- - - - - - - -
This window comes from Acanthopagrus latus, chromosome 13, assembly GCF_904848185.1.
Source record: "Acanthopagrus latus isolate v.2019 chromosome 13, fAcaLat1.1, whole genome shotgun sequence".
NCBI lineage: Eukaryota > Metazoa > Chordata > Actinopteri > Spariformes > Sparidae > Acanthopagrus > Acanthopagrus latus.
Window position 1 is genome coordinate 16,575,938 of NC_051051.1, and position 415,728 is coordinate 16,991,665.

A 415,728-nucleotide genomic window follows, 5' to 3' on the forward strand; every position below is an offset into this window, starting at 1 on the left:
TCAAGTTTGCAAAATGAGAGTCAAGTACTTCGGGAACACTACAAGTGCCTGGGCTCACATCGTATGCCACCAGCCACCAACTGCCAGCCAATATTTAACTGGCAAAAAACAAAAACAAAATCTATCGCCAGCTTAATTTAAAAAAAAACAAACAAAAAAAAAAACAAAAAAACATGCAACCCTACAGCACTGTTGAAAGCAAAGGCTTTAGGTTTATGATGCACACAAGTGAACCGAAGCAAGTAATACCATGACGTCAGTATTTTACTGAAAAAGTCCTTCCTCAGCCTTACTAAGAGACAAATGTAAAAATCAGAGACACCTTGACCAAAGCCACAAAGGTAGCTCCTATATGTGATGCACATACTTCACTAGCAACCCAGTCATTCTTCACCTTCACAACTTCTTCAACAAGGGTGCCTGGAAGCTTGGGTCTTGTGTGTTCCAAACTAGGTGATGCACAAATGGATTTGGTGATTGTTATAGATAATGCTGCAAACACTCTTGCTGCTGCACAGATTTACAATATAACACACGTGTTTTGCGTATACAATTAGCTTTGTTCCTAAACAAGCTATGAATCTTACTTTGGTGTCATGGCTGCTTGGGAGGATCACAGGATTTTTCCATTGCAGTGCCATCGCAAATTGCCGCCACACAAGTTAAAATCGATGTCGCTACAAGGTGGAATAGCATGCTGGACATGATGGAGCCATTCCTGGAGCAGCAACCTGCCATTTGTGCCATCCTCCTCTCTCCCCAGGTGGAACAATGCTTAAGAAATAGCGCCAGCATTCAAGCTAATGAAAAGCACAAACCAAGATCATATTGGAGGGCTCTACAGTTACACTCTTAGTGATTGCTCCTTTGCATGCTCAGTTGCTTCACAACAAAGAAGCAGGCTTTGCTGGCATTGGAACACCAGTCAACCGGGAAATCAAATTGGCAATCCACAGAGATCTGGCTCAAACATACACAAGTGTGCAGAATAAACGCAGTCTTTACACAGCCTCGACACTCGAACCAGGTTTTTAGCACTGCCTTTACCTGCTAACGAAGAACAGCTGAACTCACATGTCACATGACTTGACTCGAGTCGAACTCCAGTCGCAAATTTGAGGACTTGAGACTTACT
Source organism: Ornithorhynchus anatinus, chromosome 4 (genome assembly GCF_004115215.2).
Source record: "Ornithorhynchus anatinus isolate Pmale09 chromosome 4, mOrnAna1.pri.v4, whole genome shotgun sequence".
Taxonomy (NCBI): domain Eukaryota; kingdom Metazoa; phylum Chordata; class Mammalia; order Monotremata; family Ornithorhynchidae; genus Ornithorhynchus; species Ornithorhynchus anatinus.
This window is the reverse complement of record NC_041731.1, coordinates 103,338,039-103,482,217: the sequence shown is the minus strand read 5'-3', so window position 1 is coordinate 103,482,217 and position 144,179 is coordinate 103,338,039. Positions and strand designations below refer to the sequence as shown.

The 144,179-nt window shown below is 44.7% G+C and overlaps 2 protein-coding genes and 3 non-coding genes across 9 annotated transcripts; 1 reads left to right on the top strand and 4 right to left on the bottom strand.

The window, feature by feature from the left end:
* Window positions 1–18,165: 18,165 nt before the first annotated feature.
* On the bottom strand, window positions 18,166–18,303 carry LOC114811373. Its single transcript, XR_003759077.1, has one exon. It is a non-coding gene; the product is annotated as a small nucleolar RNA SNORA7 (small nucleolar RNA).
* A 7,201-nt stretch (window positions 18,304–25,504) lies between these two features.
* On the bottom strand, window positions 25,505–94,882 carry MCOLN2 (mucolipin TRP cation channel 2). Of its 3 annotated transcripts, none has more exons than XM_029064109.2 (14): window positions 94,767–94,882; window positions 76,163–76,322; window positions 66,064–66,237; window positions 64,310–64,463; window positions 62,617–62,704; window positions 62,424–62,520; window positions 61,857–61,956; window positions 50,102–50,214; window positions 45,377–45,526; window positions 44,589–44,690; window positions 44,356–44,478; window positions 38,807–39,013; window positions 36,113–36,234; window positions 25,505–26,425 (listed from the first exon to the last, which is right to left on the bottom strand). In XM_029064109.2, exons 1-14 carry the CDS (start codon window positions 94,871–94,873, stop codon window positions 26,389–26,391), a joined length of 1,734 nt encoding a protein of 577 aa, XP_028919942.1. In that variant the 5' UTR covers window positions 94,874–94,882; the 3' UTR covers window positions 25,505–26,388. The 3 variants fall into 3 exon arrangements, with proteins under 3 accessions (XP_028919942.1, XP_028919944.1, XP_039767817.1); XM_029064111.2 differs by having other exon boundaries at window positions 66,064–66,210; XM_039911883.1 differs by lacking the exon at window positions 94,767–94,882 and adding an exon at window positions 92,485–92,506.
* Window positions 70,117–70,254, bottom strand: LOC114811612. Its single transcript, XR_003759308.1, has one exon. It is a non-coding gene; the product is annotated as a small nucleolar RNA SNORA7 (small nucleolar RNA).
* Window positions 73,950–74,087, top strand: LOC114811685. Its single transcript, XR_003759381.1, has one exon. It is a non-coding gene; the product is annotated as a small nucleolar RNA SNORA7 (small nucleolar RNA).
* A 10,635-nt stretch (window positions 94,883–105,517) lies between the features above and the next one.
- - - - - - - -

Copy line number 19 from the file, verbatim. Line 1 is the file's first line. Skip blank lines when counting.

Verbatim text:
* A 10,635-nt stretch (window positions 94,883–105,517) lies between the features above and the next one.